News / Health

AIDS Conference Hits Halfway Point

Vincent Leclercq of France demonstrates in front of the White House in Washington as the AIDS conference continues in Washington, July 24, 2012.Vincent Leclercq of France demonstrates in front of the White House in Washington as the AIDS conference continues in Washington, July 24, 2012.
x
Vincent Leclercq of France demonstrates in front of the White House in Washington as the AIDS conference continues in Washington, July 24, 2012.
Vincent Leclercq of France demonstrates in front of the White House in Washington as the AIDS conference continues in Washington, July 24, 2012.
VOA News
The International AIDS Conference is reaching its midway point, keeping the focus on prevention and finding an elusive cure.

For some, progress in the battle against AIDS is coming too slowly.  And thousands took to the streets of Washington on Tuesday, converging on the White House to make their point.

Inside the conference, researchers have been keeping their focus on programs to help now, including research on a new vaginal ring aimed at keeping women safe.

"Because this product is designed to be replaced once a month, it offers potential to increase the chances that women will continually use the product as opposed to a product that has to be applied in a behaviorally dependent prior to sex way or on a daily basis," explained Dr. Carl Dieffenbach, with the U.S. National Institutes of Health.

About 3,500 African women have signed up to take part in the study and hopes are high.

Researchers say giving women tools to protect themselves, without having to rely on their partner, is critical.  Half of the more than 34 million people living with HIV, the virus that causes AIDS, are women.  That percentage rises even higher in hard-hit Africa.

  • The XIX International AIDS Conference at the Washington Convention Center in DC.
  • Aaron Laxton gathers in front of the White House in Washington during an AIDS demonstration, July 24, 2012, as the AIDS conference continues.
  • Activists gather for the We Can End AIDS march through Washington, July 24, 2012. (Alison Klein/VOA)
  • Activists gather for the We Can End AIDS march through Washington, July 24, 2012. (Alison Klein/VOA)
  • A member of the audience looks at slides during a speech given by Barton Haynes, Director of the Duke Human Vaccine Institute and the Center for HIV/AIDS Vaccine Immunology (CHAVI), July 25, 2012.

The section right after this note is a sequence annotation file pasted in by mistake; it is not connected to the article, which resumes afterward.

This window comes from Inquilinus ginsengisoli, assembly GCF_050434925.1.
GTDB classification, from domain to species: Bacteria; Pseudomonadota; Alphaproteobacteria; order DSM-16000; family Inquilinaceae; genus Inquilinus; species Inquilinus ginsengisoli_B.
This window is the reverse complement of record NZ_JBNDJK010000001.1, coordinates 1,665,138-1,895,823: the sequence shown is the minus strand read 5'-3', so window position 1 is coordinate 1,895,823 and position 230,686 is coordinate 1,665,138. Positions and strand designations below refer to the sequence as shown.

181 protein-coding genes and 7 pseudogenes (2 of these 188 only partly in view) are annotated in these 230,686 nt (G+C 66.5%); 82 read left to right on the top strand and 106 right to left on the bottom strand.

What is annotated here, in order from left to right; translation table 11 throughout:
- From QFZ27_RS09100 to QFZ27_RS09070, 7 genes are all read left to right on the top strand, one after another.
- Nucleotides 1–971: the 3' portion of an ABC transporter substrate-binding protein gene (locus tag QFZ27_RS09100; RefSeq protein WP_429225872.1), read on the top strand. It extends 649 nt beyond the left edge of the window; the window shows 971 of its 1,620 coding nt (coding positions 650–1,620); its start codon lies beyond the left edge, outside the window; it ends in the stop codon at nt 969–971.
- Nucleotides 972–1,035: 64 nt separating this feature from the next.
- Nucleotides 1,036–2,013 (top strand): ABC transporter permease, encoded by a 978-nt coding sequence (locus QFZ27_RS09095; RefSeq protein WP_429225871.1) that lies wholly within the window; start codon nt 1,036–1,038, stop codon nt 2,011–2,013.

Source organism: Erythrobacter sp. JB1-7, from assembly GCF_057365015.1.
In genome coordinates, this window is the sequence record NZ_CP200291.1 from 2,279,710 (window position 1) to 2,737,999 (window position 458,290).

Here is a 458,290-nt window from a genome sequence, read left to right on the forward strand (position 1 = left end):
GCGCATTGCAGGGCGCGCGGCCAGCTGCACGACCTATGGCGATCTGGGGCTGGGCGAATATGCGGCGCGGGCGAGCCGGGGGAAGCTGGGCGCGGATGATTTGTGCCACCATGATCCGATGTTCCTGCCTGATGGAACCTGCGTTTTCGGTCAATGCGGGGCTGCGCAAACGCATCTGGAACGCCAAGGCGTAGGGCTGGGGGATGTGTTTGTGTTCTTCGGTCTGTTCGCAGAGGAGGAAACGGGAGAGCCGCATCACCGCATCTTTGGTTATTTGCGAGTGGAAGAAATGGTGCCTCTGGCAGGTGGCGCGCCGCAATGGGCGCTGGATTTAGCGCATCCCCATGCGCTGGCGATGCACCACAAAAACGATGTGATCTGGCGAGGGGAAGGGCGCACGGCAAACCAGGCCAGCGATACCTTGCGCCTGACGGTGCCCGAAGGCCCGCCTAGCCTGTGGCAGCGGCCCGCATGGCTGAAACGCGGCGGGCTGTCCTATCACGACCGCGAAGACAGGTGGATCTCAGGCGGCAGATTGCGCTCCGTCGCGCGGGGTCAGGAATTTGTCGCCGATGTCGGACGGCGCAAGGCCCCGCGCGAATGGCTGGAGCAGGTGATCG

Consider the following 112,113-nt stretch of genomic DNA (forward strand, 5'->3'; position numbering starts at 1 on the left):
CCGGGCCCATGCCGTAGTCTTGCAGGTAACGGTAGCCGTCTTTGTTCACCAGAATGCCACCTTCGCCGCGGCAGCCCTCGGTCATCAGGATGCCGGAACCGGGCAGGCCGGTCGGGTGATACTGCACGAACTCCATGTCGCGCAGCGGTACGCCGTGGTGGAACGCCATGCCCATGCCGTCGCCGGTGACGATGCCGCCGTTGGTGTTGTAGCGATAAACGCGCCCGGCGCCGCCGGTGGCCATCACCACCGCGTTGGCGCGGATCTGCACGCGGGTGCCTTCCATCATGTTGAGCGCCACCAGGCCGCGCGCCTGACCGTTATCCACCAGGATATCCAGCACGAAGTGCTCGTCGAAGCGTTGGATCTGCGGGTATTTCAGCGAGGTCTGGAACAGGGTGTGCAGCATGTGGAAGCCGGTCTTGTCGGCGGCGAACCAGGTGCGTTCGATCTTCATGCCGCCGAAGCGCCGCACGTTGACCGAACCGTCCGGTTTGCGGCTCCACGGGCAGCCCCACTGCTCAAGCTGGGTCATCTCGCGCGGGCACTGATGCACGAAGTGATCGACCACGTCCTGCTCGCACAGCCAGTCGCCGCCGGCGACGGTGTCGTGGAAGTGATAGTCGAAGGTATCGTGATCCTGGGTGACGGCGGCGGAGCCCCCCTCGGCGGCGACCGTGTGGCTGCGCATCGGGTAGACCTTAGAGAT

• A variety of art, dancing, and performances can be found in the Global Village at AIDS 2012. 
  • Attendees view works of art and biographical stories in the rotunda outside the conference.
  • Bill Gates and World Bank President Jim Yong Kim speak at the conference, July 23, 2012. (Alison Klein/VOA)
  • A woman looks out over the AIDS Memorial Quilt, which is now in its 25th year, on the National Mall in Washington July 24, 2012.
  • People walk in the AIDS March in Washington, July 22, 2012.
  • Sir Elton John speaks at conference, July 23, 2012, in Washington.
  • A display is set up in the Convention Center by The CONDOMIZE! Campaign. The campaign is a joint program of the United Nations Population Fund; its goals are to de-stigmatize and encourage access to condoms around the world. (Alison Klein/VOA)
  • 2,000 journalists were expected to cover the AIDS conference. (Alison Klein/VOA)
  • A translation booth is set up which enables live translated versions of speeches to be recorded and broadcast throughout the building. There are booths for Arabic, Chinese, Russian, French, and Spanish; the Spanish booth is pictured. (Alison Klein/VOA)
  • The Orphan Tower, a tower of small beaded cloth dolls, is set up at the AIDS conference. The tower signifies the number of young children orphaned by AIDS in South Africa -- the current number is 3.7 million. (Alison Klein/VOA)
  • International attendees line up to obtain cell phones at the Washington Convention Center, July 23, 2012. (Alison Klein/VOA)
  • A variety of art, dancing, and performances can be found in the Global Village at AIDS 2012.